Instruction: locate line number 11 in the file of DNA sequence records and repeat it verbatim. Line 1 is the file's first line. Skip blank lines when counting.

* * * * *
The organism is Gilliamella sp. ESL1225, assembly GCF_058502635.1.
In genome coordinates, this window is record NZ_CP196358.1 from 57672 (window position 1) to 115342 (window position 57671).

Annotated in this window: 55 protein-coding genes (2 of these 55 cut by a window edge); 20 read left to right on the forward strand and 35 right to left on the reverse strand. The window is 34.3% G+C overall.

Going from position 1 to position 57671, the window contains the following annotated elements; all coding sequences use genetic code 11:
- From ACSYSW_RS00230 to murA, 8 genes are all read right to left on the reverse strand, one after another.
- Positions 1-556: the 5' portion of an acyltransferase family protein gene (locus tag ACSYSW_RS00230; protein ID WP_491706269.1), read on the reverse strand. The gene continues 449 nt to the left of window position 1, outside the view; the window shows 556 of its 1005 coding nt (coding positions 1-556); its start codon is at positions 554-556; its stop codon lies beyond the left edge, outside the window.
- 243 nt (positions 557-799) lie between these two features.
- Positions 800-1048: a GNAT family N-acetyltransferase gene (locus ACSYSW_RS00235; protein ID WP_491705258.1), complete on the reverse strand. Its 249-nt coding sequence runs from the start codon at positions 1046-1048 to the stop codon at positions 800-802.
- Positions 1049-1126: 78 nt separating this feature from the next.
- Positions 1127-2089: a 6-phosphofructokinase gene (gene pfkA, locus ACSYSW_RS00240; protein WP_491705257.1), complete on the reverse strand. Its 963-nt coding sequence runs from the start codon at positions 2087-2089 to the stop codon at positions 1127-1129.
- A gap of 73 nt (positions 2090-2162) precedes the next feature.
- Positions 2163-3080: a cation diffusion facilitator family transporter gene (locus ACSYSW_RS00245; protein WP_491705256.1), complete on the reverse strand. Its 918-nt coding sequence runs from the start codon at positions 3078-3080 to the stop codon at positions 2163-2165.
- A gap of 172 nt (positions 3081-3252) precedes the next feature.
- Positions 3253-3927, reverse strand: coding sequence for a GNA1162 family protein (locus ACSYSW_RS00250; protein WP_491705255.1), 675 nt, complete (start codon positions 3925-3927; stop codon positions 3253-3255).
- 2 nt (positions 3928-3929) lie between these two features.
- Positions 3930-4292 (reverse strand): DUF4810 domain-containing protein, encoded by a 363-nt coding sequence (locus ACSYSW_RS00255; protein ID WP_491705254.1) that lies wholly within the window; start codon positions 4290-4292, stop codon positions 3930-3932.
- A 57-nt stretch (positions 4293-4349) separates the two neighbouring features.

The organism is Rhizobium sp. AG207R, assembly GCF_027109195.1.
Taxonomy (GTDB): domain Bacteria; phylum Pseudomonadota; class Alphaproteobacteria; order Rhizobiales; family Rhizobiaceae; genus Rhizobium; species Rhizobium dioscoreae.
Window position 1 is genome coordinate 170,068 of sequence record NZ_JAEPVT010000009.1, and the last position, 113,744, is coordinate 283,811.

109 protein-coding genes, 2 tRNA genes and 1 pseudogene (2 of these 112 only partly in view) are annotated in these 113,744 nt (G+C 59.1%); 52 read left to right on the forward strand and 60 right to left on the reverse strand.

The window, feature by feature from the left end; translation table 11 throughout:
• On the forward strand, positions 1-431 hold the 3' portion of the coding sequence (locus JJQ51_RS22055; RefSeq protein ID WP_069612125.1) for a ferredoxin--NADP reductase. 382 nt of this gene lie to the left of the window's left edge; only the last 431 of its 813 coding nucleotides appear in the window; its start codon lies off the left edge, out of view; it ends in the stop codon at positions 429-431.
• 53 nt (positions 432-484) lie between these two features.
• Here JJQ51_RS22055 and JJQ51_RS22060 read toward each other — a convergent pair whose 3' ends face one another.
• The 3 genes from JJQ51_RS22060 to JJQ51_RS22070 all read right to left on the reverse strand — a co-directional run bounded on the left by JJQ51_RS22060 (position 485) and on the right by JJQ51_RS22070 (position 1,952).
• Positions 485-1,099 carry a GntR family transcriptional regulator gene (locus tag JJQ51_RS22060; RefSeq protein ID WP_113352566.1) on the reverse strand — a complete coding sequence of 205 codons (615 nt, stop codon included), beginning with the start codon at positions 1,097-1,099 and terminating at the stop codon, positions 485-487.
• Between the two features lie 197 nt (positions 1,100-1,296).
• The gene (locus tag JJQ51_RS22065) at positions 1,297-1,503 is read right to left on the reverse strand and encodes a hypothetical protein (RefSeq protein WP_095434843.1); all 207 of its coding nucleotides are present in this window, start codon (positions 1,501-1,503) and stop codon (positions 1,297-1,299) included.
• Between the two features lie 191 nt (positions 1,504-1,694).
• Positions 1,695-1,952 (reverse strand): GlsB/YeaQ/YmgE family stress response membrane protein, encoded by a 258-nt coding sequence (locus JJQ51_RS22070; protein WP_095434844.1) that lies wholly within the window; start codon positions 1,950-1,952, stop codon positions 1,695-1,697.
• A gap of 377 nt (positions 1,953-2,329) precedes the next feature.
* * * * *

- A gap of 73 nt (positions 2090-2162) precedes the next feature.